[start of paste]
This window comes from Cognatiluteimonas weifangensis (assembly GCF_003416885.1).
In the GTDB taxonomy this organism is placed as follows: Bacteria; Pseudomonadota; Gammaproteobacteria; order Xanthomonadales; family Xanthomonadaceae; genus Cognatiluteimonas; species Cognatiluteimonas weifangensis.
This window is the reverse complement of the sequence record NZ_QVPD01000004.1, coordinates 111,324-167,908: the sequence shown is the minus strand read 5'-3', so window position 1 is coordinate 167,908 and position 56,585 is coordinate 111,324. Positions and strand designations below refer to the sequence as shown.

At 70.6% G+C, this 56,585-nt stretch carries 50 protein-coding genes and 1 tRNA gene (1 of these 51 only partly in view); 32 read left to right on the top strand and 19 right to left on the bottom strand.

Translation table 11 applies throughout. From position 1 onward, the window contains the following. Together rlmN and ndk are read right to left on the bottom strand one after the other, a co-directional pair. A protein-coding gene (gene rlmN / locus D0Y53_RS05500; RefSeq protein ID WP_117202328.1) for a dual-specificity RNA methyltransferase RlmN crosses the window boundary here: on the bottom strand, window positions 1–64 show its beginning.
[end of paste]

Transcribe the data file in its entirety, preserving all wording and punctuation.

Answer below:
This window comes from Cognatiluteimonas weifangensis (assembly GCF_003416885.1).
In the GTDB taxonomy this organism is placed as follows: Bacteria; Pseudomonadota; Gammaproteobacteria; order Xanthomonadales; family Xanthomonadaceae; genus Cognatiluteimonas; species Cognatiluteimonas weifangensis.
This window is the reverse complement of the sequence record NZ_QVPD01000004.1, coordinates 111,324-167,908: the sequence shown is the minus strand read 5'-3', so window position 1 is coordinate 167,908 and position 56,585 is coordinate 111,324. Positions and strand designations below refer to the sequence as shown.

At 70.6% G+C, this 56,585-nt stretch carries 50 protein-coding genes and 1 tRNA gene (1 of these 51 only partly in view); 32 read left to right on the top strand and 19 right to left on the bottom strand.

Translation table 11 applies throughout. From position 1 onward, the window contains the following. Together rlmN and ndk are read right to left on the bottom strand one after the other, a co-directional pair. A protein-coding gene (gene rlmN / locus D0Y53_RS05500; RefSeq protein ID WP_117202328.1) for a dual-specificity RNA methyltransferase RlmN crosses the window boundary here: on the bottom strand, window positions 1–64 show its beginning.